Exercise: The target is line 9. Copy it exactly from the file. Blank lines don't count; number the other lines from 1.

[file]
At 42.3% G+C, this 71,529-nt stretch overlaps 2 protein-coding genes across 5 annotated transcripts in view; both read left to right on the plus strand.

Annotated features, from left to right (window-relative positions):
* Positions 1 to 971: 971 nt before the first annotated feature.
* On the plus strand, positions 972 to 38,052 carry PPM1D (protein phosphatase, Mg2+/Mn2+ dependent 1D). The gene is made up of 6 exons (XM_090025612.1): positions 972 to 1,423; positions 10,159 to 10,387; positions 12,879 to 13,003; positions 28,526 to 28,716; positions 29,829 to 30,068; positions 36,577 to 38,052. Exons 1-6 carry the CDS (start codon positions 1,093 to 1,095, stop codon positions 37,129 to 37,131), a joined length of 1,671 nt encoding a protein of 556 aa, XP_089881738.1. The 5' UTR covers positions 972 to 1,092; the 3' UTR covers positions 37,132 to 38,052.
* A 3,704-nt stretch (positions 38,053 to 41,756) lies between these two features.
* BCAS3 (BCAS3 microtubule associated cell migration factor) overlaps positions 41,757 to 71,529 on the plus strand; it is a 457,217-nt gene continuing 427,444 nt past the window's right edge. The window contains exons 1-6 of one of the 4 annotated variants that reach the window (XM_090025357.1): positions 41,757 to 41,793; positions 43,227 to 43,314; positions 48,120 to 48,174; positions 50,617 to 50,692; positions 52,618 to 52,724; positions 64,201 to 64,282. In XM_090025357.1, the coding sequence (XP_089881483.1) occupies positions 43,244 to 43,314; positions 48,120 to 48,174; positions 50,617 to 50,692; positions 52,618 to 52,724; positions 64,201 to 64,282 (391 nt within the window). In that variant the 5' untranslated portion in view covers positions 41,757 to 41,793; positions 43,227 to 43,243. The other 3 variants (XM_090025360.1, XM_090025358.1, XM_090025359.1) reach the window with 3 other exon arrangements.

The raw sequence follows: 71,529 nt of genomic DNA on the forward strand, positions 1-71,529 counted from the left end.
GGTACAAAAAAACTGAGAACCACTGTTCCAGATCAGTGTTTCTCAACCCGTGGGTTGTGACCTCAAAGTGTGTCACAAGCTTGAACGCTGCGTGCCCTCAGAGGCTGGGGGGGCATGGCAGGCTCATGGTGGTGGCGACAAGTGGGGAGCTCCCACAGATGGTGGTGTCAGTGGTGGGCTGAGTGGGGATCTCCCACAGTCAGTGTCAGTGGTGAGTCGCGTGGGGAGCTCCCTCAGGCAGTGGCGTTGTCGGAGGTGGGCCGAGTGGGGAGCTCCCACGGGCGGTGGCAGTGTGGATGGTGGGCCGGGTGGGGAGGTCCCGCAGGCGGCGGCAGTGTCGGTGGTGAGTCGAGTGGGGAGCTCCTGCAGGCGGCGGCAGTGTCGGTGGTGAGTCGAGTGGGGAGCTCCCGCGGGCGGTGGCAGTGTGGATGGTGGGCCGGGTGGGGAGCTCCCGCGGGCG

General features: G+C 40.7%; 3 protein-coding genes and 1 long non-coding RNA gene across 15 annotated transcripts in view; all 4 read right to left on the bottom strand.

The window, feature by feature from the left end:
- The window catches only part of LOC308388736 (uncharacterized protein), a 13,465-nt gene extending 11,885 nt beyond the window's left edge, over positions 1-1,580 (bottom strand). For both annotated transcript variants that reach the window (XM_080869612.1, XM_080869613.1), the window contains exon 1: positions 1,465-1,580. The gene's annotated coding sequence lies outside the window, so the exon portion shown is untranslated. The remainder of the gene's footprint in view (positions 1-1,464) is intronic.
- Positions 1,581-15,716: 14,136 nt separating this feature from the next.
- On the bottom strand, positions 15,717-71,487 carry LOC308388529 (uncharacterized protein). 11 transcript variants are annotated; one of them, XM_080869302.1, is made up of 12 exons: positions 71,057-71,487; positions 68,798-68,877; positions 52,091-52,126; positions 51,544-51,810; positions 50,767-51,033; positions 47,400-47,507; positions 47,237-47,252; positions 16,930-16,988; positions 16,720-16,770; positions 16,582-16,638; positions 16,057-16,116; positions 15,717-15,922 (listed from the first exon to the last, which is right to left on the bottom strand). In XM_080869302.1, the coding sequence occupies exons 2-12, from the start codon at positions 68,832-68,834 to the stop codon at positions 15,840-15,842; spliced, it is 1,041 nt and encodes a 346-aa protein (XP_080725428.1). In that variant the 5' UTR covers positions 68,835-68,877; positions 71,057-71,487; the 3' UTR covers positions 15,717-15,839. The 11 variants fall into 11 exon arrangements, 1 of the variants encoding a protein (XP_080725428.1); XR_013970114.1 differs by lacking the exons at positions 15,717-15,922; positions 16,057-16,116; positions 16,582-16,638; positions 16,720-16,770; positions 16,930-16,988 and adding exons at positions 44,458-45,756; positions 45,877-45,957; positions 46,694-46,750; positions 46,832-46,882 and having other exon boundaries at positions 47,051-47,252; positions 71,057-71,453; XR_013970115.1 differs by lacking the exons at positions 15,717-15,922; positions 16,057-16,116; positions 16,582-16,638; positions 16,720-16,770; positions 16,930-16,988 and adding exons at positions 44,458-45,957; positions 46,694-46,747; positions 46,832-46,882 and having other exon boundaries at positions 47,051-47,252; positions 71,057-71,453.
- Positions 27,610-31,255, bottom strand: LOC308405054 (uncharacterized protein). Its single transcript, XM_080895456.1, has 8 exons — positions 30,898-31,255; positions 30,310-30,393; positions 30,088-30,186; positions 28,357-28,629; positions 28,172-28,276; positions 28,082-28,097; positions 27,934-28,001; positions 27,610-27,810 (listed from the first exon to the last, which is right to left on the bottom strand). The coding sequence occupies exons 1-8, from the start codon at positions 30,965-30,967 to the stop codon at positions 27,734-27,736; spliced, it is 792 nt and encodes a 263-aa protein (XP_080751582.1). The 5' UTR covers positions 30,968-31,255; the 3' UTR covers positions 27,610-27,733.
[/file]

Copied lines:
General features: G+C 40.7%; 3 protein-coding genes and 1 long non-coding RNA gene across 15 annotated transcripts in view; all 4 read right to left on the bottom strand.